TT: It was amazing. I think the most shocking experience was when several of the conference participants came up to me at the start of the second day, expressing surprise that I was still there! They explained that CEOs/presidents typically make an appearance at the conference and do not attend the entire program. I think many of the participants were genuinely surprised, but also appreciative of my commitment. It’s probably as close as I’ve ever come to feeling like a rock star!

All joking aside, I am truly thankful that Eric Feldman of Affiliated Monitors Inc. (AMI) introduced me to SCCE and asked me to co-present with him at the ECEI in Prague last year and more recently in Frankfurt. I truly believe that every C-suite executive would benefit — as would their organizations — with active engagement with the SCCE.

DT: Based on your experience working with many companies within the EPC industry, what do you believe drives ethical behavior in a company?

TT: In my experience, ethical behavior (or lack thereof) in the workplace is a culture more than a series of policies and procedures; it is truly in the DNA of the company. I have had the good fortune to have worked for many leaders and companies that exhibited an unwavering commitment to integrity and ethical behavior. The intent has to be sincere and passionate. People are perceptive, and they can easily tell if a commitment to ethics is perfunctory and if certain behaviors are excused with a wink and a nod.

Of course, a company must have robust ethics and compliance policies and procedures, ongoing training, and strong internal controls testing/auditing. However, operating in a manner where the little things are ignored or accepted can and will compromise all the good that even the best ethics and compliance programs seek to achieve. It has to be clear — just as with health and safety — that the commitment to ethics and compliance is resolute.

One of my proudest moments was when I was in the Middle East and a very significant corruption scandal was uncovered shortly after 9/11. Virtually every company working in the subject country had leadership questioned, detained, and in some cases imprisoned. I was proud that, despite our significant presence in the country, my company at the time (Parsons) did not have any of our people involved in the scandal. To me that demonstrated that our team, from top to bottom, understood and believed in our core values related to integrity and ethical behavior. Companies often use the “rogue employee” when things go wrong; however, I think you’re much less likely to have a rogue employee when you have a visible and unrelenting culture of integrity and compliance at every level of the organization.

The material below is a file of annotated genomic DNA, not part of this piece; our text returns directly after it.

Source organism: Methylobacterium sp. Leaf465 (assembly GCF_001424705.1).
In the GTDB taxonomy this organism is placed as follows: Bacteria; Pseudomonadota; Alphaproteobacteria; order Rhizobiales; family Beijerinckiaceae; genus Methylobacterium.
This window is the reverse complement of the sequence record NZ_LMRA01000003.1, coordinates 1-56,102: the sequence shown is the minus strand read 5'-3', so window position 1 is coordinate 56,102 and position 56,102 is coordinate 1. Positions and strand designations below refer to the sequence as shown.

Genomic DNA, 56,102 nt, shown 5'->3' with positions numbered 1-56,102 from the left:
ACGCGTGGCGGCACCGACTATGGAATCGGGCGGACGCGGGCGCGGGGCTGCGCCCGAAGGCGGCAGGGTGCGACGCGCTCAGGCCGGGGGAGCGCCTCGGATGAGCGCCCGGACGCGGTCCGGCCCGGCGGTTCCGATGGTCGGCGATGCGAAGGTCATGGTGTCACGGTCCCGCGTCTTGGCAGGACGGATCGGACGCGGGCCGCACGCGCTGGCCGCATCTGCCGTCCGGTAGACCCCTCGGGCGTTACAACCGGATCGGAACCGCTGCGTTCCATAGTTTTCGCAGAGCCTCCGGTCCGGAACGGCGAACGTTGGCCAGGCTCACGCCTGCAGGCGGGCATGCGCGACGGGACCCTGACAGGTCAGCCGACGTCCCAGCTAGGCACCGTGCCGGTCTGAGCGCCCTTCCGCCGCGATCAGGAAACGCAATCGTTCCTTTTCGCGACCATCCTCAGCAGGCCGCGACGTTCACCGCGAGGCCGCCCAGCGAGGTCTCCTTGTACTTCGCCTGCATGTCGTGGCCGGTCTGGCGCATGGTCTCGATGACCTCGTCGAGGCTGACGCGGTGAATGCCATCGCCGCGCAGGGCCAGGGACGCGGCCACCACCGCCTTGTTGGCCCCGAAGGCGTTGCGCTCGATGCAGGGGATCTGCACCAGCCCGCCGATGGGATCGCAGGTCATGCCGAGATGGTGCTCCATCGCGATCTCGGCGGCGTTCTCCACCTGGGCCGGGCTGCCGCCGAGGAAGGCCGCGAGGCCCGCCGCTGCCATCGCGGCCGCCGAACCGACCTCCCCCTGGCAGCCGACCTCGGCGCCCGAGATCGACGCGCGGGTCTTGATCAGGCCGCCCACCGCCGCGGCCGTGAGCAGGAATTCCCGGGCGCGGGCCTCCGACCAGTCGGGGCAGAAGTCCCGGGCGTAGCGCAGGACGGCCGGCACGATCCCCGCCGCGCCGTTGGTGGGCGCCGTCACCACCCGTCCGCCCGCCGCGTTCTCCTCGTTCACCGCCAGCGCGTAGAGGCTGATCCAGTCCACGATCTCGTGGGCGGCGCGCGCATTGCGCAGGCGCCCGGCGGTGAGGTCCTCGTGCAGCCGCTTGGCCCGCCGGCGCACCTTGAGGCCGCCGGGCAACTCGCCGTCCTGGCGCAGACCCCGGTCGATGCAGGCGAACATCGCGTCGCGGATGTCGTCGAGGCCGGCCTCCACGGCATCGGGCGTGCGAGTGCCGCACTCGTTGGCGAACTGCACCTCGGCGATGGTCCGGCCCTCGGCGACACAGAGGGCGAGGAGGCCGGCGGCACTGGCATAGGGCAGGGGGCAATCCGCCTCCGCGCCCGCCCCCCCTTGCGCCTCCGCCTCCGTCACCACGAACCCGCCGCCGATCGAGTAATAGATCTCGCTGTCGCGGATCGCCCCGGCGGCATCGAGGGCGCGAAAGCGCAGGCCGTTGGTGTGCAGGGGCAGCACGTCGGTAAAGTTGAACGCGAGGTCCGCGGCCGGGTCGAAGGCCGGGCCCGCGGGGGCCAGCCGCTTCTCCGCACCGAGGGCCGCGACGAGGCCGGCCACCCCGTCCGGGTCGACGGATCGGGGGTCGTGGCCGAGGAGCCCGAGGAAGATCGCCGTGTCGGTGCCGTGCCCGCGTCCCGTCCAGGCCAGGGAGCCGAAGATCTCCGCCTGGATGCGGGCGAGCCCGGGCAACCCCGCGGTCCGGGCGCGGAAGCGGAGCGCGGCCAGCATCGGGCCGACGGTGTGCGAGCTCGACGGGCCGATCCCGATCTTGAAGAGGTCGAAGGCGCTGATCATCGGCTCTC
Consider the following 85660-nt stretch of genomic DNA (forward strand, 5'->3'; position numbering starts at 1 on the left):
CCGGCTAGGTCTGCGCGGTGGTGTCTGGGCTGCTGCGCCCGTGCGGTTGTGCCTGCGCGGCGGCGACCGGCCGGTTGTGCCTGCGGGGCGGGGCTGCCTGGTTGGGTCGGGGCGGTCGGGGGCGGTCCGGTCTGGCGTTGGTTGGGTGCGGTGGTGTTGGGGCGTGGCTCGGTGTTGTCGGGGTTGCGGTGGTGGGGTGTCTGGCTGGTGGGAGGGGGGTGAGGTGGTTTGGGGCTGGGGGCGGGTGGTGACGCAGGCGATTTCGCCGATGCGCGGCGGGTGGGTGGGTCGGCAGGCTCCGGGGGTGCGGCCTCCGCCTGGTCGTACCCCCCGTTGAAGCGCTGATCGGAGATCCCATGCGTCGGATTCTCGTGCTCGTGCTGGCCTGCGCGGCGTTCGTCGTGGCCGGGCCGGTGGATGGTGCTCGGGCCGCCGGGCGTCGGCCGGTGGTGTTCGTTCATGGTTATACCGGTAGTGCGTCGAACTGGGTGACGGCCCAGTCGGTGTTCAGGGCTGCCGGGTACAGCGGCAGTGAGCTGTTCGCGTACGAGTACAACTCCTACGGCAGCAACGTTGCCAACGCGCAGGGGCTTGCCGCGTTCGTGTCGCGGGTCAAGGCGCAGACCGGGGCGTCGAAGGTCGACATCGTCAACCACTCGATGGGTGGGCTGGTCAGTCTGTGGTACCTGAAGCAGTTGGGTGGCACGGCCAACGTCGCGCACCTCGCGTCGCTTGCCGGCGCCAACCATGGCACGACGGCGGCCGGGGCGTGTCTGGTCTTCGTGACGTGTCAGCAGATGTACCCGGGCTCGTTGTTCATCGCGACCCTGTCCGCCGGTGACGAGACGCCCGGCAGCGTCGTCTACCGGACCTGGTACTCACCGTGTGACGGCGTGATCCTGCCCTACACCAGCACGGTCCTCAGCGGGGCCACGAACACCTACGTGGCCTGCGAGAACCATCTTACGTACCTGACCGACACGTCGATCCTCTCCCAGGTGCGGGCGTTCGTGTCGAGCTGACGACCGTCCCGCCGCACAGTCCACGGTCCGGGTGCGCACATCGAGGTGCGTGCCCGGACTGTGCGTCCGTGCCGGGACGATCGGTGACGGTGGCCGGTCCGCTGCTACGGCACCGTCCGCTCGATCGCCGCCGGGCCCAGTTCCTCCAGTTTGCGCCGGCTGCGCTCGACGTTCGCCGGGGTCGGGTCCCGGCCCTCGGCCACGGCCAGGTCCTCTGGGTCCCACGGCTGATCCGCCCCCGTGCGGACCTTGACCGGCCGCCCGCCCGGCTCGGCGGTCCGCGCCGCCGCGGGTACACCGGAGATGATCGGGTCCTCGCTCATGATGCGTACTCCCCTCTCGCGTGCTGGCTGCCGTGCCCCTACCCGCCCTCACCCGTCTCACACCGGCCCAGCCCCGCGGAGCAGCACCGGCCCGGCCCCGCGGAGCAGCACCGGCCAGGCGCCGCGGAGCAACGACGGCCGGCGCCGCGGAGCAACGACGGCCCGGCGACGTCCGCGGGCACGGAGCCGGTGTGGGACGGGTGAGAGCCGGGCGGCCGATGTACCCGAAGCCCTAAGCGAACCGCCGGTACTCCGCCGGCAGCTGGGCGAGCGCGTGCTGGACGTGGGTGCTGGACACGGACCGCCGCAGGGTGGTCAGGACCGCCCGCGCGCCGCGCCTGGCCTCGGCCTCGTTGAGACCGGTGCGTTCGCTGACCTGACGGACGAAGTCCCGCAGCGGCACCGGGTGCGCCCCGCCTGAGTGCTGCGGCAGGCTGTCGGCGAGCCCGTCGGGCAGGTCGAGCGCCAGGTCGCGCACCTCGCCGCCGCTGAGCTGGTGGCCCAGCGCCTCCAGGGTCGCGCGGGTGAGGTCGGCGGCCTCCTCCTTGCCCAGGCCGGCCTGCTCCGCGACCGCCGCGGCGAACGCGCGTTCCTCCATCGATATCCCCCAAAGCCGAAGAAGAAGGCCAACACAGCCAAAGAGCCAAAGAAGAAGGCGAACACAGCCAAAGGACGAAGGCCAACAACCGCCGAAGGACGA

It sounds simple, but it really does boil down to walking the walk.

DT: What are some ways that top management can show their commitment to compliance and ethics?

TT: There are countless ways that executives can show their commitment to ethical conduct. Some examples are the willingness to walk away from a highprofile project opportunity if there is a hint of corruption, “firing” clients who exhibit behaviors that are not consistent with your core values, and enforcing disciplinary actions on employees who have committed unethical behavior — no matter their position and tenure with the company. A company must make sure that if someone very senior is reported for allegations of misconduct, they are treated the same way as middle management and employees would be. An employee needs to know that if they blow a whistle, it will not be just a perfunctory check-the-box, slap on the wrist exercise or, even worse, that retaliatory measures may be taken against them.

A company should make clear that integrity and transparency are more important than getting work or selling a product. It’s important that employees know — with certainty — that they will have support if they walk from a project or deal where they are being asked to do something illegal or unethical.

DT: How can companies incentivize ethical behavior?

TT: Managers should not be incentivized by financial aspects alone. Ethical behavior, providing leadership, mentoring employees — all these things should also factor into remuneration. If a company doesn’t consider those types of things when looking at bonuses and promotions, then how important are those things to the company, really?